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Category: Software

NuPass Released

NuPass, my user-readable password generator, is now released (currently 0.2.1) and is available on PyPI.

This means that I should get to updating NuPassWeb and its live version, I’m totally open to pull requests, if you feel like helping out.

re2c on EPEL7

I’ve just pushed a build of re2c to epel-testing. This has been asked for in a bugzilla ticket and is required for building openvpn-auth-ldap, which I’ll be working on next.

You can look at the specific build here and, if you test it, please make your comments on its bodhi page.

openvpn-auth-ldap on EL7 (CentOS 7/RHEL 7)

Following-up on my last post, I was able to successfully build and test openvpn-auth-ldap on EL 7. You can get it from my copr by adding the repository to your system and running the following:

# yum install openvpn-auth-ldap

The plugin will install to /usr/lib64/openvpn/plugin/lib/ and you can use that in your OpenVPN configuration file.


I built the RPM from the openvpn-auth-ldap-2.0.3-14.fc21 SRPM, but modified it to build against the 2.3.10 (current) version of OpenVPN, which implements plugin version 3.

I’ve reached out to see about getting both this and my re2c package included in EPEL7, which will probably require me to become the maintainer. We shall see how that plays out.

Never Gonna Catch Me, Copr

The openvpn-auth-ldap package doesn’t exist for EL7. Since the new OpenVPN servers I’m trying to setup run CentOS 7 and use LDAP (Active Directory) for user authentication, this is problematic.

So, I’m trying to build it. I’ve built the single dependency that didn’t already exist for EL7 (re2c), but am still having issues. Although the chroot environment installs gcc-objc, configure  complains that there’s no Objective C environment available.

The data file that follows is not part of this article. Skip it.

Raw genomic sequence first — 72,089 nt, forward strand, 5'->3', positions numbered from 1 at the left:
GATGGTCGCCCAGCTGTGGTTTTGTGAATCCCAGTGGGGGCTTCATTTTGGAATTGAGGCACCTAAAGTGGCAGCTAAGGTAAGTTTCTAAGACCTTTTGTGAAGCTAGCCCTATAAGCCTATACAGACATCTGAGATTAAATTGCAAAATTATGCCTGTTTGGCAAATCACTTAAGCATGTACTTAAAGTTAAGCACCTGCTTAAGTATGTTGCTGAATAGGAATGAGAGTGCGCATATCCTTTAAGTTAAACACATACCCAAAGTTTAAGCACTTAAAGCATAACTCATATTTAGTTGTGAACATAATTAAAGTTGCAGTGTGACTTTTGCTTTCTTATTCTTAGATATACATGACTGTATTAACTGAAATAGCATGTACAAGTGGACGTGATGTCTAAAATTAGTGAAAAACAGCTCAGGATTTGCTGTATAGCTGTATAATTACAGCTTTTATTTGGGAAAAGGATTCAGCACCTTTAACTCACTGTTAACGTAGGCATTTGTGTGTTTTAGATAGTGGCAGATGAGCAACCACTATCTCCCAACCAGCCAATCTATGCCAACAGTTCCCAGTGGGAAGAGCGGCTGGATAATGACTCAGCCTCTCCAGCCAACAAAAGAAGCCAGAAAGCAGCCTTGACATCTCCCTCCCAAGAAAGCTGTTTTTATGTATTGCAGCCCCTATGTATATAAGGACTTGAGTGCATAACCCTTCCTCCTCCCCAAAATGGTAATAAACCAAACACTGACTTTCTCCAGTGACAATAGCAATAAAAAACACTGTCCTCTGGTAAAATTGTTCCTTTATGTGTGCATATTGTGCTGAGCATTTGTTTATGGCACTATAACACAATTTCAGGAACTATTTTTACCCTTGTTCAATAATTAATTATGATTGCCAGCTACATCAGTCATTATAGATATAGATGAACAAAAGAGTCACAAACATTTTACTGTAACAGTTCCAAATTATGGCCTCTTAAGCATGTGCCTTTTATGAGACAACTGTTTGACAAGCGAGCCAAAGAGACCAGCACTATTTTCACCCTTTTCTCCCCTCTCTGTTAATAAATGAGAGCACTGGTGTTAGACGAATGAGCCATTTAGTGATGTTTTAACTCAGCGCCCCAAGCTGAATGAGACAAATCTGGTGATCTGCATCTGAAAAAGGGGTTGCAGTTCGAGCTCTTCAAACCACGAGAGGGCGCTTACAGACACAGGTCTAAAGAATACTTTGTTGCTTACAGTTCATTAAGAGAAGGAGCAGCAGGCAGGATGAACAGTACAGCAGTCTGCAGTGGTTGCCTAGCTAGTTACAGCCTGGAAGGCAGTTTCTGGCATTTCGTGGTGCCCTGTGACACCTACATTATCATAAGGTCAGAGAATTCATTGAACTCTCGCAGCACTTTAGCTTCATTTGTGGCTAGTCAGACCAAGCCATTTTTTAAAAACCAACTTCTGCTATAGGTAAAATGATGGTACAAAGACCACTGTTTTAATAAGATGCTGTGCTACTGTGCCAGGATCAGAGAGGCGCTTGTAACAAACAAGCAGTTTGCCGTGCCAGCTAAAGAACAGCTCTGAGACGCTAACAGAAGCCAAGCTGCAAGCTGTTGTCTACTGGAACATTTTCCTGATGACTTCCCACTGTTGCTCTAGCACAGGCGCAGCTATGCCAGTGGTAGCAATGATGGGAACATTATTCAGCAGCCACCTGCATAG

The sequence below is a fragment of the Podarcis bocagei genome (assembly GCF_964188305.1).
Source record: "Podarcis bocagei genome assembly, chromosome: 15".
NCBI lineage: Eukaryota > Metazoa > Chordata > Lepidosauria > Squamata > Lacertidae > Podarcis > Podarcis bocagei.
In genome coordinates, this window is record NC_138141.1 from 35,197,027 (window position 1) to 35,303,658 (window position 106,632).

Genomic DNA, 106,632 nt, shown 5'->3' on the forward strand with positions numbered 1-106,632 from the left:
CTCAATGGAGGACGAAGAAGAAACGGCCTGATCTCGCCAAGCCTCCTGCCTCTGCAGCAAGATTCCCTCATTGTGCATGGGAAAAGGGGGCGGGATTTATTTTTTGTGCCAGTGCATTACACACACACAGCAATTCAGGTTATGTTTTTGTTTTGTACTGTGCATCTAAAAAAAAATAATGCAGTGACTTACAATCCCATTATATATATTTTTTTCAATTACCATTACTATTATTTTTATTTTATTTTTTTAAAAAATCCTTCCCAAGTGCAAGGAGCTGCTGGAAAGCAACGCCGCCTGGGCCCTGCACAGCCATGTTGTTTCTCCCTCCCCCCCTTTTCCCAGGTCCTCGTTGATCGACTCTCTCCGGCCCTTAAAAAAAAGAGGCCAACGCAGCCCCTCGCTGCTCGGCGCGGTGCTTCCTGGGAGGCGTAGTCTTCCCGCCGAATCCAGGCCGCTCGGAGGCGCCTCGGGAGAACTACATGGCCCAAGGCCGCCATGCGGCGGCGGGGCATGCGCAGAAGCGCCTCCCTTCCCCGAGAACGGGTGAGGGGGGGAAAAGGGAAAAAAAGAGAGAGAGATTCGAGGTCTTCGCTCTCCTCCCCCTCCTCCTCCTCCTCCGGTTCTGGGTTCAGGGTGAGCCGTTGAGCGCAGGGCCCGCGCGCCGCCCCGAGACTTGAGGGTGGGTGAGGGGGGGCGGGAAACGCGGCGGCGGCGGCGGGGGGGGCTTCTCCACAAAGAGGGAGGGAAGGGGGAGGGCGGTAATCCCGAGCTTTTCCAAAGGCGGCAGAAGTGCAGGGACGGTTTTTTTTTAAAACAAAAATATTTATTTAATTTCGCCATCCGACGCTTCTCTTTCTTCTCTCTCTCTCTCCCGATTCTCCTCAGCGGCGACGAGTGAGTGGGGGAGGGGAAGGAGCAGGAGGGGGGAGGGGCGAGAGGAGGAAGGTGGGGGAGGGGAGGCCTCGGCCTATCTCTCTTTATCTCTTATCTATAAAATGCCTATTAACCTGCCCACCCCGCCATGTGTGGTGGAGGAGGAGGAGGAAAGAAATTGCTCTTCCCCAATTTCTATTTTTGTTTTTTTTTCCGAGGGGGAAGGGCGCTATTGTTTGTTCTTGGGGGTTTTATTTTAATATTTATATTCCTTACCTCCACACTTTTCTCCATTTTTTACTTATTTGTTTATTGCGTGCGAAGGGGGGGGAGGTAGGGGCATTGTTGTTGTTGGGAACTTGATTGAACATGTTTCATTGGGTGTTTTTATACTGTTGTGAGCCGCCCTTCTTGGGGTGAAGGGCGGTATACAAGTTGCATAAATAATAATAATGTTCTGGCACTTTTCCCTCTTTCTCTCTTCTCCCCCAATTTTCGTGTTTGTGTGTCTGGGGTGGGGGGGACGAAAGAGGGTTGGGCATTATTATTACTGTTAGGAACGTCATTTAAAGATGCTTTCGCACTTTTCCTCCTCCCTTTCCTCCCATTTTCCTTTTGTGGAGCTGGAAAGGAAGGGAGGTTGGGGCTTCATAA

Will update with progress, but you can check out my Copr here.

DODSCP: A Web Control Panel for Linux Game Server Managers

I’ve been working on a Flask-based web application for controlling my latest game server. This time around, I used LGSM to run the server. It’s a painless way to get it up and running and does all of the steam_cmd dirty work for me. The only issue is that I don’t want to hand out shell access to the other people who may need to restart or update the server from time-to-time. So, DODSCP was born.

I am currently working on determining how to best distribute it, but hope to have version 0.1 available by this weekend.


SSH Login without Password

Have you copied your public key to your remote ~/.ssh/authorized_keys file and are still being prompted for your password? There’s a good change that the permissions are wrong on that file. If you look at the ssh logs, you can see entries like this:

$ sudo tail /var/log/secure
Jun  5 17:27:16 server sshd[12001]: Authentication refused: bad ownership or modes for file /home/sean/.ssh/authorized_keys

Change the permissions mode to 600 and you should be able to login as intended.

Installing Cisco ASDM on Linux